In Part 1, I looked at some of the striking similarities between the two franchises LOST IN SPACE and STAR TREK. And then I shared how my seven-year-old son and I absolutely LOVED the first season of the new Netflix reboot of Lost in Space, while I personally have been mostly disappointed with the new Star Trek: Discovery on CBS All Access (which I don’t let my son watch).
Yesterday, I provided an overview of why Jayden and I enjoyed LiS so much. It made us cheer. We rooted for the characters and wanted to see them get out of trouble and win. On the other hand, during the first season of Star Trek: Discovery, I found myself caring very little about any of the crew or nearly all of the other characters on that show.
But enough with the generalities! It’s time to provide some specifics of what I think LiS is doing right that Discovery is failing to do. So let’s dive right in…
Like Star Trek, LOST IN SPACE recently returned to television after a long absence with a new series…available only through a paid subscription service. Both shows are “darker” than their original versions, very expensive to make (about $8-$8.5 million per episode), and both are produced entirely in Canada (Star Trek: Discovery in Toronto and Lost in Space in British Columbia).
Both series debuted to very strong viewership numbers. When the first two episodes of Discovery premiered on the CBS network, 9.6 million people watched. When LiS debuted on Netflix, Nielsen estimated that 6 million people watched it in the first three days alone and that 1.2 million binge-watched all ten episodes during that time. More viewers—such as myself and my 7-year-old son Jayden, watched LiS several weeks later over the course of many nights.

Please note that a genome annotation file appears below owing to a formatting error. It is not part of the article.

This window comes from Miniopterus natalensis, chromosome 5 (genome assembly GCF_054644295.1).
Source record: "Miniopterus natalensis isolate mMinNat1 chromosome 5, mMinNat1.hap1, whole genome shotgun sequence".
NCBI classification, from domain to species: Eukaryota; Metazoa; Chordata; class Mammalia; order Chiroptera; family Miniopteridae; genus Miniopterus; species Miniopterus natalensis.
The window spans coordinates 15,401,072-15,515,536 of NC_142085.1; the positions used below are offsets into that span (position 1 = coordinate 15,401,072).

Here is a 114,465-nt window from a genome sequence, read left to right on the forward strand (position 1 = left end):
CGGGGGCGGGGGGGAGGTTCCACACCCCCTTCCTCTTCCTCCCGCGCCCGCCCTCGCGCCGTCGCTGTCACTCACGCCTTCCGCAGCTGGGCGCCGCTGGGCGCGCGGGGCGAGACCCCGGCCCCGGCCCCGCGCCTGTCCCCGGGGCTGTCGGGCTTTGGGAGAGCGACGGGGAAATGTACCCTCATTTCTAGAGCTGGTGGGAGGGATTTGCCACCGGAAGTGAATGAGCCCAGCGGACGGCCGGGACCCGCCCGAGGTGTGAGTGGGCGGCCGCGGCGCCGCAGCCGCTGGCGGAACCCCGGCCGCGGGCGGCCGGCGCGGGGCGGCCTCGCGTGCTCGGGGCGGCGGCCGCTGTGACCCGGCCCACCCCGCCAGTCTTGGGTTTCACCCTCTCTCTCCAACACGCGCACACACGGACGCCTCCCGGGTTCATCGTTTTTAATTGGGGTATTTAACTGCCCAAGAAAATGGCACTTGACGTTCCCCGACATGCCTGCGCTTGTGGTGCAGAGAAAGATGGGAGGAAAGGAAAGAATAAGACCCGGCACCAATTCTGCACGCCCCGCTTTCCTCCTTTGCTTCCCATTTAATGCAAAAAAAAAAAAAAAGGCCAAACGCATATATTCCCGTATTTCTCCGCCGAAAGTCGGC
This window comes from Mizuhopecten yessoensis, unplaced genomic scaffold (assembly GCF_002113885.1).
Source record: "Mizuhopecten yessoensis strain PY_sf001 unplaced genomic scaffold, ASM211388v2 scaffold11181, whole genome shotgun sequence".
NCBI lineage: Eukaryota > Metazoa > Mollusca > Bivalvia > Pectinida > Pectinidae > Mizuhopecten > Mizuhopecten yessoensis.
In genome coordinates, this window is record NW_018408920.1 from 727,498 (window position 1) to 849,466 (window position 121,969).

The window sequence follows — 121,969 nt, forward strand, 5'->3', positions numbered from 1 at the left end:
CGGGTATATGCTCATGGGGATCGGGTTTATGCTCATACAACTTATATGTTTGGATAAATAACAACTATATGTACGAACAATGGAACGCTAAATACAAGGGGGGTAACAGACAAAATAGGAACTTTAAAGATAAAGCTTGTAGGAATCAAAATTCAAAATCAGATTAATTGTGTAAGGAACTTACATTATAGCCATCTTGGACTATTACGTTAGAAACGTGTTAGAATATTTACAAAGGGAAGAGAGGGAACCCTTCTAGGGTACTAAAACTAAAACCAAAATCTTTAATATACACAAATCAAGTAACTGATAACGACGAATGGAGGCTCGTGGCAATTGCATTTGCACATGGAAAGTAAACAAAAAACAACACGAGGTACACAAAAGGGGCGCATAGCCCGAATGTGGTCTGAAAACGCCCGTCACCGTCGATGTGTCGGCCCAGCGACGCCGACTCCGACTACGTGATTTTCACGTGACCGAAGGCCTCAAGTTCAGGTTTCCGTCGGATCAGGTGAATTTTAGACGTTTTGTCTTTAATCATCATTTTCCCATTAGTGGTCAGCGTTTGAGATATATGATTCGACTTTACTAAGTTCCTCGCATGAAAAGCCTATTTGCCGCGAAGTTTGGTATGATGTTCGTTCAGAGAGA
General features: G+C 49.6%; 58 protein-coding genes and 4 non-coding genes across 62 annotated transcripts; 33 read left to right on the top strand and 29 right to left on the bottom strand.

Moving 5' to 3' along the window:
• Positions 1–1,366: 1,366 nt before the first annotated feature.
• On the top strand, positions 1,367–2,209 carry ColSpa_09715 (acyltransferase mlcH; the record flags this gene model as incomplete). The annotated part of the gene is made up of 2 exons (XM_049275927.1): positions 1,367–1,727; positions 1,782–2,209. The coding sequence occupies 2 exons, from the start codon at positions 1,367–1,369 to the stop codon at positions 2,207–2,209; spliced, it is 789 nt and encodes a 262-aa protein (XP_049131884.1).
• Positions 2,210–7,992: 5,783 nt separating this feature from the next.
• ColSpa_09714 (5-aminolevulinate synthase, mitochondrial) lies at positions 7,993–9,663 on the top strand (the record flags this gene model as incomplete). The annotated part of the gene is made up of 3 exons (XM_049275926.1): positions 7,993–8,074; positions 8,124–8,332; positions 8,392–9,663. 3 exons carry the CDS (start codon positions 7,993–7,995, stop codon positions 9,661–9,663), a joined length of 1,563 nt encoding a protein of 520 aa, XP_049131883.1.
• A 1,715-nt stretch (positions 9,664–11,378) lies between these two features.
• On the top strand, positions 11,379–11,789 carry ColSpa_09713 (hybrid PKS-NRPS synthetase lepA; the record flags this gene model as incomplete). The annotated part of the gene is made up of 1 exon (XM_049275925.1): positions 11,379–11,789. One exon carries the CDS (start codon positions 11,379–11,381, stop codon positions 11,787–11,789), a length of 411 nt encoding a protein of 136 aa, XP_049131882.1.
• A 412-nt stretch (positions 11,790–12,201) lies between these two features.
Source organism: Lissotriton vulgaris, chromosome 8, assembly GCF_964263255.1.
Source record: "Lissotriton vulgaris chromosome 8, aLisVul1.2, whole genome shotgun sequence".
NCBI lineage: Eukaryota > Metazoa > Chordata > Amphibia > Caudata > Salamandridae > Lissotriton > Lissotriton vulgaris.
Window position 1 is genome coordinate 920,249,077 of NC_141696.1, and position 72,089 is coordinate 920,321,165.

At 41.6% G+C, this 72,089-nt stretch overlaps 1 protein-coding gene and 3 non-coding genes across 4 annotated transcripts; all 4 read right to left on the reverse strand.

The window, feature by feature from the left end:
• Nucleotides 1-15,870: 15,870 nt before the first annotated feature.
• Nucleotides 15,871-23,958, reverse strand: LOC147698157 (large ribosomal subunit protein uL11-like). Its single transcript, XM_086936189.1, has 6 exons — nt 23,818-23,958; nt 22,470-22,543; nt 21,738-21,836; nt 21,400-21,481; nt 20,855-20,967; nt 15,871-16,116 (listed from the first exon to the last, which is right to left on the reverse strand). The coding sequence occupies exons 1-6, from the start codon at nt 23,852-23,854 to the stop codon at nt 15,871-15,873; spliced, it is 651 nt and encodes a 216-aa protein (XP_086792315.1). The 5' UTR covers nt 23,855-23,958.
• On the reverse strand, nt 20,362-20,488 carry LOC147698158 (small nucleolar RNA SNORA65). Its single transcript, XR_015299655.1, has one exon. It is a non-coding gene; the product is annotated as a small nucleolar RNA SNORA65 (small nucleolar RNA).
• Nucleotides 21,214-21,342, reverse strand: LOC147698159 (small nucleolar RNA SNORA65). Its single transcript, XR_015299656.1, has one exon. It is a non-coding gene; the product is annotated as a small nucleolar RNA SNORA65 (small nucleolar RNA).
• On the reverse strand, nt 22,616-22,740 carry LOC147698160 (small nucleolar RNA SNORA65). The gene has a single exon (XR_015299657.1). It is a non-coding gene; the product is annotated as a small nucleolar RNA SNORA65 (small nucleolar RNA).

While it’s not known how many people are watching Discovery (CBS keeps those numbers locked up tighter than the gold in Fort Knox!), estimates are that about 300,000-500,000 subscribers view Discovery on All Access with more watching on Space TV in Canada and on Netflix in other countries around the world. And despite mixed reviews from both critics and fans, both series have now been renewed for a second season.
So those are their main similarities. But what about their differences? And what is it about those differences that leaves me so much MORE enthusiastic about the new Lost in Space than I am about Star Trek: Discovery?
Over this past weekend, at WonderCon in Anaheim, CA, STAR TREK: DISCOVERY show-runner AARON HARBERTS released what he referred to as a “secret scene. ” He told the audience, in what I thought was a strange comment, that they decided to cut the scene out of the season one finale because it would be “…more exciting to bring it to a place like [WonderCon].”
By now, many of you have probably viewed the two and a half-minute “secret scene” (complete with a full minute and a half of credits…which seemed odd and unnecessary to me). If you’re in the U.S., you can view the clip below…
And in a case of international legalistic inconvenience, those folks in Canada can only watch it here, and the rest of the world can see it here.
Almost immediately, fans started talking excitedly about this “new” scene and what it means for season two. And not surprisingly, a whole bunch of folks e-mailed and/or IM’d me to ask what I thought about it. I guess all those Discovery blogs I’ve written have marked me as some kind of fan barometer or something…or maybe they were just hoping I had some interesting insight or that maybe I’d find some fun way to trash the scene. Who knows?
But since I’ve had a bunch of people ask for my opinion, I thought it best to just write it once. Obviously, I’m not going to put any spoiler warnings here, as the season ended last month and the “secret scene” is right here on this blog.
Yesterday, I began by noting that there were a number of Trek fans who believed that CBS was somehow in a “panic” about the poor performance of Star Trek: Discovery, and that there was some kind of pressure being put onto the production team to retool the series, possibly bringing in the USS Enterprise to somehow replace the USS Discovery…or some nonsense like that.